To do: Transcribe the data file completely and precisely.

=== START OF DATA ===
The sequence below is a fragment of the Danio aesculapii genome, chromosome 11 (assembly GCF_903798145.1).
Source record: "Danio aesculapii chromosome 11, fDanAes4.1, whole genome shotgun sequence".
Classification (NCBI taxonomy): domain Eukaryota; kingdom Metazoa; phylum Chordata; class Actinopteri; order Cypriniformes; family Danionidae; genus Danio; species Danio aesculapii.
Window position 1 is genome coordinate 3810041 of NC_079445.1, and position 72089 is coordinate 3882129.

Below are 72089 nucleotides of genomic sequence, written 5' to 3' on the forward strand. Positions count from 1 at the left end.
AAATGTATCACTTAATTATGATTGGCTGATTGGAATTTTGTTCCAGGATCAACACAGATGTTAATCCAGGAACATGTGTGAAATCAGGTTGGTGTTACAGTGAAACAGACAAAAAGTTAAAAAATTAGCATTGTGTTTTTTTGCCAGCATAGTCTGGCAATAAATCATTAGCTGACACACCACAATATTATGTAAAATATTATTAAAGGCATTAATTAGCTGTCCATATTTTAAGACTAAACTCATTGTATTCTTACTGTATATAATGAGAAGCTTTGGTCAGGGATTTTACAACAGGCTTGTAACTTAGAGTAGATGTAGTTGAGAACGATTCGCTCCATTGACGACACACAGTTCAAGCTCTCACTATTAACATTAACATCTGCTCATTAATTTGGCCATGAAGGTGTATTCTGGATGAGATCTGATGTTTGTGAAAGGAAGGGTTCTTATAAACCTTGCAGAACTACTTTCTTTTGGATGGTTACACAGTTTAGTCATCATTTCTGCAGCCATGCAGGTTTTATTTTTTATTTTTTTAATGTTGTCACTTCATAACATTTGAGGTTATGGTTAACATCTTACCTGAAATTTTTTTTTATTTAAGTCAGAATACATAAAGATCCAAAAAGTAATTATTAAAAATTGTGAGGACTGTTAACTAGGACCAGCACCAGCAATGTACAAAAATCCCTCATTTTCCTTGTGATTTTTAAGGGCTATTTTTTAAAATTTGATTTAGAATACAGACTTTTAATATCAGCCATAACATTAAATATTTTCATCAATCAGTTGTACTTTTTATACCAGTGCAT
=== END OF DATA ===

The sequence below is a fragment of the Danio aesculapii genome, chromosome 11 (assembly GCF_903798145.1).
Source record: "Danio aesculapii chromosome 11, fDanAes4.1, whole genome shotgun sequence".
Classification (NCBI taxonomy): domain Eukaryota; kingdom Metazoa; phylum Chordata; class Actinopteri; order Cypriniformes; family Danionidae; genus Danio; species Danio aesculapii.
Window position 1 is genome coordinate 3810041 of NC_079445.1, and position 72089 is coordinate 3882129.

Below are 72089 nucleotides of genomic sequence, written 5' to 3' on the forward strand. Positions count from 1 at the left end.
AAATGTATCACTTAATTATGATTGGCTGATTGGAATTTTGTTCCAGGATCAACACAGATGTTAATCCAGGAACATGTGTGAAATCAGGTTGGTGTTACAGTGAAACAGACAAAAAGTTAAAAAATTAGCATTGTGTTTTTTTGCCAGCATAGTCTGGCAATAAATCATTAGCTGACACACCACAATATTATGTAAAATATTATTAAAGGCATTAATTAGCTGTCCATATTTTAAGACTAAACTCATTGTATTCTTACTGTATATAATGAGAAGCTTTGGTCAGGGATTTTACAACAGGCTTGTAACTTAGAGTAGATGTAGTTGAGAACGATTCGCTCCATTGACGACACACAGTTCAAGCTCTCACTATTAACATTAACATCTGCTCATTAATTTGGCCATGAAGGTGTATTCTGGATGAGATCTGATGTTTGTGAAAGGAAGGGTTCTTATAAACCTTGCAGAACTACTTTCTTTTGGATGGTTACACAGTTTAGTCATCATTTCTGCAGCCATGCAGGTTTTATTTTTTATTTTTTTAATGTTGTCACTTCATAACATTTGAGGTTATGGTTAACATCTTACCTGAAATTTTTTTTTATTTAAGTCAGAATACATAAAGATCCAAAAAGTAATTATTAAAAATTGTGAGGACTGTTAACTAGGACCAGCACCAGCAATGTACAAAAATCCCTCATTTTCCTTGTGATTTTTAAGGGCTATTTTTTAAAATTTGATTTAGAATACAGACTTTTAATATCAGCCATAACATTAAATATTTTCATCAATCAGTTGTACTTTTTATACCAGTGCAT